The Week's Biotech Winner and Loser
Brandy is a member of The Motley Fool Blog Network -- entries represent the personal opinion of the blogger and are not formally edited.
What’s the best way to choose the biotech winner and loser of the past week?
The easiest route would involve the companies with the biggest share price movements. That would make Idenix (NASDAQ: IDIX) the obvious loser with its over 30% drop after the FDA requested additional preclinical safety information for a hepatitis C drug. But that movement came from volatility that arose despite the fact that this wasn’t the first time Idenix has faced a similar delay.
But there were two companies last week that moved over 4% on the days of their news. And the stories of Sarepta (NASDAQ: SRPT) and Vivus (NASDAQ: VVUS) displayed the overall industry pattern much better.
Sarepta shares have soared over 800% in the past year thanks solely to the Duchenne muscular dystrophy drug eteplirsen. DMD is a degenerative X-linked muscle disease that usually leaves the young male patients wheelchair-bound. The life expectancy is under 30.
Eteplirsen’s new data comes from a phase 2b extension study that was testing the drug against placebo using the six-minute walk, an important DMD metric. Trial patients would walk for six minutes and have the distance measured over the course of 84 weeks. Boys taking eteplirsen showed an improvement of 46.4 meters over the placebo arm. The boys also showed a relatively stable overall decline in walking distance.
Sarepta is overly dependent on eteplirsen’s success. But the efficacy data continues to impress and the safety profile hasn’t thrown up any warning signs. An FDA approval would serve a disease that currently has no real treatment options, and cement Sarepta’s developer reputation at the same time.
Vivus was a news darling last year before the launch of its obesity drug Qysmia, which limped slowly out of the gate. But the company also has the erectile dysfunction drug Stendra.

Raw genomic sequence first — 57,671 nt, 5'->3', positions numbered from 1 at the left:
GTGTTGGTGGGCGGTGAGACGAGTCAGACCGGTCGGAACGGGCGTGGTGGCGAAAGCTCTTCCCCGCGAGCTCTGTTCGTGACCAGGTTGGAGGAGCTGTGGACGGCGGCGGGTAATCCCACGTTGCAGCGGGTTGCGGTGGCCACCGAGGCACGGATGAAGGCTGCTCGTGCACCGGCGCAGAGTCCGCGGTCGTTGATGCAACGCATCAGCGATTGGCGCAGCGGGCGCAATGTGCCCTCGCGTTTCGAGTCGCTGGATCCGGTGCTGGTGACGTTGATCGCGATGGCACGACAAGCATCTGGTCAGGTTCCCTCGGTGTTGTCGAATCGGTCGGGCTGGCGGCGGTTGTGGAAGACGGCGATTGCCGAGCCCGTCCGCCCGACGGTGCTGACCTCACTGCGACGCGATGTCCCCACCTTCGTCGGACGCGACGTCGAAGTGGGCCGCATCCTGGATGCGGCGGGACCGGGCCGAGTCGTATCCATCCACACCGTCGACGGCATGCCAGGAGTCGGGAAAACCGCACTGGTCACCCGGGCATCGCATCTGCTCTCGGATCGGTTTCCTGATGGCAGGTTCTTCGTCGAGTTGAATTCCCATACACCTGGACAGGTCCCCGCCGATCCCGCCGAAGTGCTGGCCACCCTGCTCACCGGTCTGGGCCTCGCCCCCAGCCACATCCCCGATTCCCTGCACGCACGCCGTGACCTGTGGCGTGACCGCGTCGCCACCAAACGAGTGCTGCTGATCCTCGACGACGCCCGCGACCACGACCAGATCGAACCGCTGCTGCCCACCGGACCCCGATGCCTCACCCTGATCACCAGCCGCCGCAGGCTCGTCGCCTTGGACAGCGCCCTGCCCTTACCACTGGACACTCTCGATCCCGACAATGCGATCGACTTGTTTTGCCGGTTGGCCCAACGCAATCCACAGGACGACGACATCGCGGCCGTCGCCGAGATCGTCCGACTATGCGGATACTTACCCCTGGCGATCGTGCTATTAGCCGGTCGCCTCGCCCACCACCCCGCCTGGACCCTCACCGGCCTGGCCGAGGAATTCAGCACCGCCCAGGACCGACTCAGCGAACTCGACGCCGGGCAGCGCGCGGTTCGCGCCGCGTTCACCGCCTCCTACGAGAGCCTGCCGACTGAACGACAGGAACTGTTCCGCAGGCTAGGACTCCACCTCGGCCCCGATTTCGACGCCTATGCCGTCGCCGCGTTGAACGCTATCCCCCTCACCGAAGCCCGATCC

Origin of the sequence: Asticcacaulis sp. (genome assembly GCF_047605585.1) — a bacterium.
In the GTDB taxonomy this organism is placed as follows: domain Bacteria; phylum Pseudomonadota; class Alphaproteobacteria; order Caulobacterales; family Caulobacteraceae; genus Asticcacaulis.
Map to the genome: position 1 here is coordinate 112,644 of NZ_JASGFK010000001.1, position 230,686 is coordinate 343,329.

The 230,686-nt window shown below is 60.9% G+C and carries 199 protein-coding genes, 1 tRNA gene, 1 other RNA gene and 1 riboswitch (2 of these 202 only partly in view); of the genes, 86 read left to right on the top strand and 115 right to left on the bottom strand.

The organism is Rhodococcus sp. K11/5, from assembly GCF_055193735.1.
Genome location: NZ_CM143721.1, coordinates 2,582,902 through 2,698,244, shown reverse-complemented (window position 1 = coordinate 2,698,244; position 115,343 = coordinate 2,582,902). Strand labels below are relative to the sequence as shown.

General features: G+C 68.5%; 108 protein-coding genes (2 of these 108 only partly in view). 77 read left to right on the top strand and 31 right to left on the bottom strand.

Vivus reported results from a placebo-controlled study indicating that Stendra is effective within 15 minutes. The results were meant to inspire a label addition to the product, which was previously approved with a 30 minute dosage note.
Fifteen minutes is an improvement on the hour recommended for Pfizer’s Viagra, but there are already once-daily ED drugs available that don’t require pre-game prep time. And there’s also the pesky fact that Stendra still hasn’t launched, despite receiving FDA approval last spring and a CHMP recommendation earlier this year. That’s because Vivus is hoping for a big pharma partner to help push Stendra out into a saturated market.
But the delay could cost Stendra a shot at even a slice of that market. ED drugs will soon begin dropping off the patent cliff like lemmings. Viagra went off-patent in Europe last week, though it has a few more years of protection in the United States. ED drugs are notoriously costly and branded drugs won’t stand up against a wave of cheaper generics.
Foolish final thoughts
Sarepta's share price skyrocket over the past year isn't sustainable. But eteplirsen continues to show fantastic data in an area of unmet need, which could lead to an approval and higher pricing to counteract the low patient population.
Vivus is entering an erectile dysfunction field that’s stiffening with competition from generics. The Stendra news at least reminds people the drug still exists -- and Stendra's potential launch could steer some attention away from Qsymia's soft launch.
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